Louisa and I nearly fall from the street into the restaurant, México Viejo, Old Mexico, and are berated by its pottery, its orange walls, contained pockets of steam kicking like the tar pits into the yellow film of iron chandelier light. This is, after all, the best buffet we’ve ever seen, and the place is stuffed with patrons—families with freight trains of kids, business-suited groups basking in the lunch break, old men eating alone, old women staring them down from behind blue clay bowls of caldo de res.

The host, a barrel-chested man with a thick moustache, comes at us with a puzzled look. He stands about as high as my sternum, and I am only five feet, seven. He says nothing, carries no menu, and shrugs. I look to Louisa for help and, miraculously, she says, “Dos.”

“Una mesa para dos personas,” I say, needlessly, forcing my remedial Spanish onto anyone willing to listen. Yes, I am a gringo, I want to tell them, but not one of those gringos, you know? ¿Verdad?

The man nods, his moustache appearing to take flight, leave his face like some hirsute moth and flit about the room. He sits us at a wooden table as squat as he is and gestures, almost dismissively, toward the buffet with the back of his hand.

“Muchas gracias,” I say.

Here, the man stops and manages a smile, his moustache returning from its flirtation with some underage mamacita in a corner booth, once again perching on his face like some gothic canary. He parts his lips. His moustache flaps for dear life.

“De nada,” he says, or growls, or rasps. The words sound forced through knife-cut vocal cords and tracheotomy, plopping into our ears, rheumatic, robotic, phlegmatic, sweet. And we do, we do feel welcome.

Our waitress, a young, curly-haired woman in a flowing brown dress so diaphanous, she should be our waitressssssss, steps to our table with two mugs of coffee before we even order it. This is assumption of the highest working order and I want to stroke her hair, if only to test the perfect spring of the curls. Louisa blows her a kiss and descends into a clatter of South African-accented “Gracias, gracias, gracias…”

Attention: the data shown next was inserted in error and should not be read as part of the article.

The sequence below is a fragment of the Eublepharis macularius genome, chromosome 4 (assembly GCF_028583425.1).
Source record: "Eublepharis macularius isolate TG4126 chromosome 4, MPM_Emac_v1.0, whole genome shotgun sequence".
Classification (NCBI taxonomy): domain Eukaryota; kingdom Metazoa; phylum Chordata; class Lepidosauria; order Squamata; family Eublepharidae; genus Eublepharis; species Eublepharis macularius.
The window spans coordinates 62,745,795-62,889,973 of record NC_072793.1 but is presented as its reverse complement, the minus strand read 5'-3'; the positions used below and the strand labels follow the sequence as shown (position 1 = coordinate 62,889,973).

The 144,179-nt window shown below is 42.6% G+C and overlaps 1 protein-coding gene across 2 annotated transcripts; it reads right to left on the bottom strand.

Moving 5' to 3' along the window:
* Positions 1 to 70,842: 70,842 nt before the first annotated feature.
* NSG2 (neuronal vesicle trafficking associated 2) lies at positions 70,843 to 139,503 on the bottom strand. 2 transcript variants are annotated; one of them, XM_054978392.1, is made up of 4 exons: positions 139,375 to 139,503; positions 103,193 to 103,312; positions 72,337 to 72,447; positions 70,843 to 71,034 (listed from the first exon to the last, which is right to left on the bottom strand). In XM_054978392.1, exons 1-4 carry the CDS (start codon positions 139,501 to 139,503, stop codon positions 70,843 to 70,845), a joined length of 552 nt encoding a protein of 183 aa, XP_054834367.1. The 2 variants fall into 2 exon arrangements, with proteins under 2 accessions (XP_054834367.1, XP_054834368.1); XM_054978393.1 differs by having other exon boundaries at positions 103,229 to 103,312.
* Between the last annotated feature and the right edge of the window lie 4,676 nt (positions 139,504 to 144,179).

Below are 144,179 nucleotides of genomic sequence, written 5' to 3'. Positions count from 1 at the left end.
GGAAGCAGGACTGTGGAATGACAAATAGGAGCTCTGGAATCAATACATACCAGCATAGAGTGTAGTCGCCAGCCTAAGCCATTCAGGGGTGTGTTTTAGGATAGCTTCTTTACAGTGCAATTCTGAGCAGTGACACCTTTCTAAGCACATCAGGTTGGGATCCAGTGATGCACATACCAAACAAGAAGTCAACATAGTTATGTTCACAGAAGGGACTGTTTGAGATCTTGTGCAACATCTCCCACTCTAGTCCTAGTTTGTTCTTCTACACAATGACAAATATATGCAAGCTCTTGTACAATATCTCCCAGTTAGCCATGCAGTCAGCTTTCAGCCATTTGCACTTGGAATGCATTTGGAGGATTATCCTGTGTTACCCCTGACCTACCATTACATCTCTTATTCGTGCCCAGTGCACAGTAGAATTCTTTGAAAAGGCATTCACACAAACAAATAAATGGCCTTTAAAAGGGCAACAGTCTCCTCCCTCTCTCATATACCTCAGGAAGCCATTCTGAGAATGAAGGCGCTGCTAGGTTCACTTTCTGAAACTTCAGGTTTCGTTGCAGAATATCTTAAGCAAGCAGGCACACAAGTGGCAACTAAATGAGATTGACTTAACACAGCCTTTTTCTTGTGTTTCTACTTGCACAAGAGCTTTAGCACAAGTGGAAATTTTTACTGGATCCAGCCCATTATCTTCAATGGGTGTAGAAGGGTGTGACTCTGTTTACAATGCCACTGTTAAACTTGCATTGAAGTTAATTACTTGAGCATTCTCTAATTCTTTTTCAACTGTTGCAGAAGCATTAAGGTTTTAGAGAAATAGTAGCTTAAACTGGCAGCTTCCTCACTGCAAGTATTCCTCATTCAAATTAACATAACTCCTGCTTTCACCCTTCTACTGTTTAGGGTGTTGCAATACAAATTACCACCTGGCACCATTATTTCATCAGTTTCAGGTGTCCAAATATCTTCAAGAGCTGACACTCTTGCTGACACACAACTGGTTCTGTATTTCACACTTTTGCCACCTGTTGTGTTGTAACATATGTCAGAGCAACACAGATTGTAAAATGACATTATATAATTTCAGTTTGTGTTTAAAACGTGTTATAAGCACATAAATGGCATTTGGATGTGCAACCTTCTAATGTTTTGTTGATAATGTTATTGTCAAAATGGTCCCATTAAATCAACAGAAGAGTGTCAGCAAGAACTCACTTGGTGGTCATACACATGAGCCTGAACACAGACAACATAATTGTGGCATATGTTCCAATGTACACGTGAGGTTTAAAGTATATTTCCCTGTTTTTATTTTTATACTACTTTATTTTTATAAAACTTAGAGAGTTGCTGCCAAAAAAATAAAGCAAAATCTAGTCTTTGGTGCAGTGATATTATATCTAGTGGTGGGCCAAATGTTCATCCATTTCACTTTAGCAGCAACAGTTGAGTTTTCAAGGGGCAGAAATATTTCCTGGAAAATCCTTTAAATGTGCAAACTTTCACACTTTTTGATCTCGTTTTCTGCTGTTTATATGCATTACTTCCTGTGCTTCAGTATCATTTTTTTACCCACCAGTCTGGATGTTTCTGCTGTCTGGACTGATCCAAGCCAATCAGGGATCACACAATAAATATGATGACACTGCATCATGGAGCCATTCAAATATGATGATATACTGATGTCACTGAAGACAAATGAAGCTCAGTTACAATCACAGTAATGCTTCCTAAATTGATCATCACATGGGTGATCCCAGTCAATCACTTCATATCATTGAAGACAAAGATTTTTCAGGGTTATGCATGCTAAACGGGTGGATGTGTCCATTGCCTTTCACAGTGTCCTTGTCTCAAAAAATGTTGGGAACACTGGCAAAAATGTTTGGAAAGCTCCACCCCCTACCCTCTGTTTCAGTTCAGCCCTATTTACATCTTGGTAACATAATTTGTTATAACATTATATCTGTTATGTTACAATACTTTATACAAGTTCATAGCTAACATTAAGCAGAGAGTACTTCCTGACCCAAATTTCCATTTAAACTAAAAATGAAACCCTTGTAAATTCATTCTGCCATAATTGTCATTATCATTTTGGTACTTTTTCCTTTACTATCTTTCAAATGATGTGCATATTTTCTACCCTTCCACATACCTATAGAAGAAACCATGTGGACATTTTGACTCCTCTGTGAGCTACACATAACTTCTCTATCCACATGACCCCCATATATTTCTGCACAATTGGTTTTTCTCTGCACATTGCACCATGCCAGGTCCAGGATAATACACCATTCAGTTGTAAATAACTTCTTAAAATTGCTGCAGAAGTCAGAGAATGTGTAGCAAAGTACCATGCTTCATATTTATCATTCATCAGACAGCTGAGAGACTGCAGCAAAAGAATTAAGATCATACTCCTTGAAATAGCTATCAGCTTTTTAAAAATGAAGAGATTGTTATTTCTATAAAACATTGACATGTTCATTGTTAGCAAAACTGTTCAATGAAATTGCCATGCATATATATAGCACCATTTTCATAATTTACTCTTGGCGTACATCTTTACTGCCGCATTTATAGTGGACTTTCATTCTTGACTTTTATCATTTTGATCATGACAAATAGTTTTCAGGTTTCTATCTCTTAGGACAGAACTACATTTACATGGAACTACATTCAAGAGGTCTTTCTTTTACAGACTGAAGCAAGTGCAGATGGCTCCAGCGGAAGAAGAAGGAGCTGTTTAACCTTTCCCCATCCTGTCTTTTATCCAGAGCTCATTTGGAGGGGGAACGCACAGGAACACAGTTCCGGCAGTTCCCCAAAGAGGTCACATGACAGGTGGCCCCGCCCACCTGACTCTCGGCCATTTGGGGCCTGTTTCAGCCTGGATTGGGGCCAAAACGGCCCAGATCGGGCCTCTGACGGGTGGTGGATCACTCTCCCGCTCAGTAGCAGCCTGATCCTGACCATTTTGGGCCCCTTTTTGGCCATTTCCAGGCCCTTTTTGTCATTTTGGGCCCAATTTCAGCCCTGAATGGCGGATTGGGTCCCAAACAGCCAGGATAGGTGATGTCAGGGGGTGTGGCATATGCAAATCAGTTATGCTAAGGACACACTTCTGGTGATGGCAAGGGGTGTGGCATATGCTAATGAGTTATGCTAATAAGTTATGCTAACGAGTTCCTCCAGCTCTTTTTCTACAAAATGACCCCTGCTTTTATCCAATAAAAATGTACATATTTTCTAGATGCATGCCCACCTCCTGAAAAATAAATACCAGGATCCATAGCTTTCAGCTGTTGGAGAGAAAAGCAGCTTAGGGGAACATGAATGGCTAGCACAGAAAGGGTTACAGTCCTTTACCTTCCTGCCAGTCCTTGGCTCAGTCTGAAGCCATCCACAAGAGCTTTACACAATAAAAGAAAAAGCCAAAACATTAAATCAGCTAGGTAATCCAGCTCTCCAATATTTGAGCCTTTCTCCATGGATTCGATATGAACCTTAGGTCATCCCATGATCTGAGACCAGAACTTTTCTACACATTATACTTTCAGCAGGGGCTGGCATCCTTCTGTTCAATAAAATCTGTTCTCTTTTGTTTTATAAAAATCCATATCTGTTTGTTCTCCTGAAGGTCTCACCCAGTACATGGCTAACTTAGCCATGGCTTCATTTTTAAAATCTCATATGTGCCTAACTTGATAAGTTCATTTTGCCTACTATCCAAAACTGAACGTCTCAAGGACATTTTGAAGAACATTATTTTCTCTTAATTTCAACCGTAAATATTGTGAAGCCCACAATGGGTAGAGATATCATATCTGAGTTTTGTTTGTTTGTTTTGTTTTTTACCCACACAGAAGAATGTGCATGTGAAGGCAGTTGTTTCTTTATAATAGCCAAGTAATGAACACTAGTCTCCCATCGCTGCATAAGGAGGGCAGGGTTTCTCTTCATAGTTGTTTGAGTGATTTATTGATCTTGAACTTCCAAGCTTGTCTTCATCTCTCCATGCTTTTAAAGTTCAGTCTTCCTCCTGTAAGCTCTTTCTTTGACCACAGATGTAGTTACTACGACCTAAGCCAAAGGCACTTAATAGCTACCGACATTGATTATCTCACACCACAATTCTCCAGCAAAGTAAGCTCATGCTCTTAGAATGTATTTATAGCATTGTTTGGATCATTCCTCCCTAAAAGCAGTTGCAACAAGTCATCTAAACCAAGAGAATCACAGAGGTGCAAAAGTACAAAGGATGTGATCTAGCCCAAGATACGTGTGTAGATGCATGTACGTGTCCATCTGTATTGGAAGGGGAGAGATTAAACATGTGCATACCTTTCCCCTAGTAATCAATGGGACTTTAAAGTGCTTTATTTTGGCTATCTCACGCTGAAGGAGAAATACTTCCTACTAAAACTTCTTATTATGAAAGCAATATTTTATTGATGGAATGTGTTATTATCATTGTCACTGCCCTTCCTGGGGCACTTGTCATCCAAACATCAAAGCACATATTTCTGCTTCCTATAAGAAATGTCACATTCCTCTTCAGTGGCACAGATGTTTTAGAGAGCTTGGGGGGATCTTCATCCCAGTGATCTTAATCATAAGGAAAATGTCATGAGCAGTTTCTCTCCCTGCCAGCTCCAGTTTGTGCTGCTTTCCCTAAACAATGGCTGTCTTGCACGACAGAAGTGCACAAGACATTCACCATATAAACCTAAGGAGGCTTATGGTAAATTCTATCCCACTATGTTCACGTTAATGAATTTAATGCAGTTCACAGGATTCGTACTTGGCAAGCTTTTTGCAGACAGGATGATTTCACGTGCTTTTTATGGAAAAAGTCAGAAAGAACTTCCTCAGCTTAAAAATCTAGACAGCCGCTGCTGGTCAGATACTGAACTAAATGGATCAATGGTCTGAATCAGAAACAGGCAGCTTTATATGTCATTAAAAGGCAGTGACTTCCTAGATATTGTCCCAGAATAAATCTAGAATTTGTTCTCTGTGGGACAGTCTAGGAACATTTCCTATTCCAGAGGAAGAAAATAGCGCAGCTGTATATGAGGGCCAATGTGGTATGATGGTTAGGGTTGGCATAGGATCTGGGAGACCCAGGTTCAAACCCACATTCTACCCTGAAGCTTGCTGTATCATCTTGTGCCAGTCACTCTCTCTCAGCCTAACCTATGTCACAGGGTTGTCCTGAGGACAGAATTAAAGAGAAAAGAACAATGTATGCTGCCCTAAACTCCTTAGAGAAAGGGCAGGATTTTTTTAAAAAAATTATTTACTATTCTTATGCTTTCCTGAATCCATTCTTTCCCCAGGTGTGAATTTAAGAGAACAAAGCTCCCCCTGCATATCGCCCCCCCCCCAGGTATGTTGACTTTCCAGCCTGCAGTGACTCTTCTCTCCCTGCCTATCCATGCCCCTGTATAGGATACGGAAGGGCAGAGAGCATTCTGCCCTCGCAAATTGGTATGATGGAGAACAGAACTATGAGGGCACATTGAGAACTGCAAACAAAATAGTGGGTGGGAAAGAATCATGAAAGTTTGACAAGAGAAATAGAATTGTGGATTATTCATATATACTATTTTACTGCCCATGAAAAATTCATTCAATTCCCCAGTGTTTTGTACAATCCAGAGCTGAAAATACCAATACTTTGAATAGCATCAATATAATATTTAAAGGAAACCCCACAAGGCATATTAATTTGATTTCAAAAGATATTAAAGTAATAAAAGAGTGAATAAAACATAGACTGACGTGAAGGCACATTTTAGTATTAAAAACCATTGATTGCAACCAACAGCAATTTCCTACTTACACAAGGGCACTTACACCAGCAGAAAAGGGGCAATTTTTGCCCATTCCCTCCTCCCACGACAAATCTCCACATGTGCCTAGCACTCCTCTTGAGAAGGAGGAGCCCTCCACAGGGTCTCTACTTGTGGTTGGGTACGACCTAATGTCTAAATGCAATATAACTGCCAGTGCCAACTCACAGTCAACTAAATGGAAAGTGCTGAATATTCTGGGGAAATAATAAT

Our waitressssssss laughs, her voice carrying into the air like a coffee percolator run on helium, and disappears again into the psychedelic madness of the restaurant. Louisa and I look to the buffet, an L-shaped number covered in white tablecloths, different stations manned and womanned by the staff, clad in purple button-down silk shirts bearing white irises, the women with red flowers pushed behind their ears, flattening masa dough for fresh tortillas, searing various meats to order, juicing papayas and carrots, unraveling spools of white cheese, roasting green chilies until their skins blacken and blister, this tiny opera of food played out on a pot-bellied guitar, and we don’t now what to do, how we can accommodate all of this food, taste everything made to order, taste everything premade and marinating in pottery pots and bowls, painted garishly with fat women hauling grapefruit, with Jesus bleeding on the gustatory cross, his crown of thorns replaced with a mass of seething beans. All the juices, all the soups, each diner bearing a calm that we can’t seem to enforce upon ourselves, our hearts festering in pots of their own, the gas-heat turned up way too high, burning to the bottoms.

“Oh my god,” Louisa says, and she’s absolutely right. The best of nervous breakdowns. Of broken spirits stitched with corn silk. We stand. We step toward it, this burbling beast of breakfast. It opens its arms to us like the obese aunt, over-make-upped, over-perfumed, we only see at holidays. This buffet, before we are done, will surely pinch our cheeks red. I feel off-course, having jumped the tracks. I don’t know where to begin. Louisa slaps me on the ass, and rights me with a word.

“Taco,” she says.

Again, she is absolutely right.

 

**NOTE** Please forgive me if I do not respond to your comments.  I am presently on the road for my BAROLO Book Tour.  If I’m coming to your area for an event, I’d love to extend you an invitation!

Tour schedule here: http://matthewgfrank.com/?page_id=101

Info. about the book here: http://www.nebraskapress.unl.edu/product/Barolo,674189.aspx

Thanks!  -MGF

Yesterday, early evening, I went to the Strand Bookstore on 12th Street and Broadway.  The store is just slightly overflowing with used and new books presented on tables and in aisles of shelves that almost reach the ceiling, reminding me of a school library.   “Eighteen Miles of Books” is their current motto.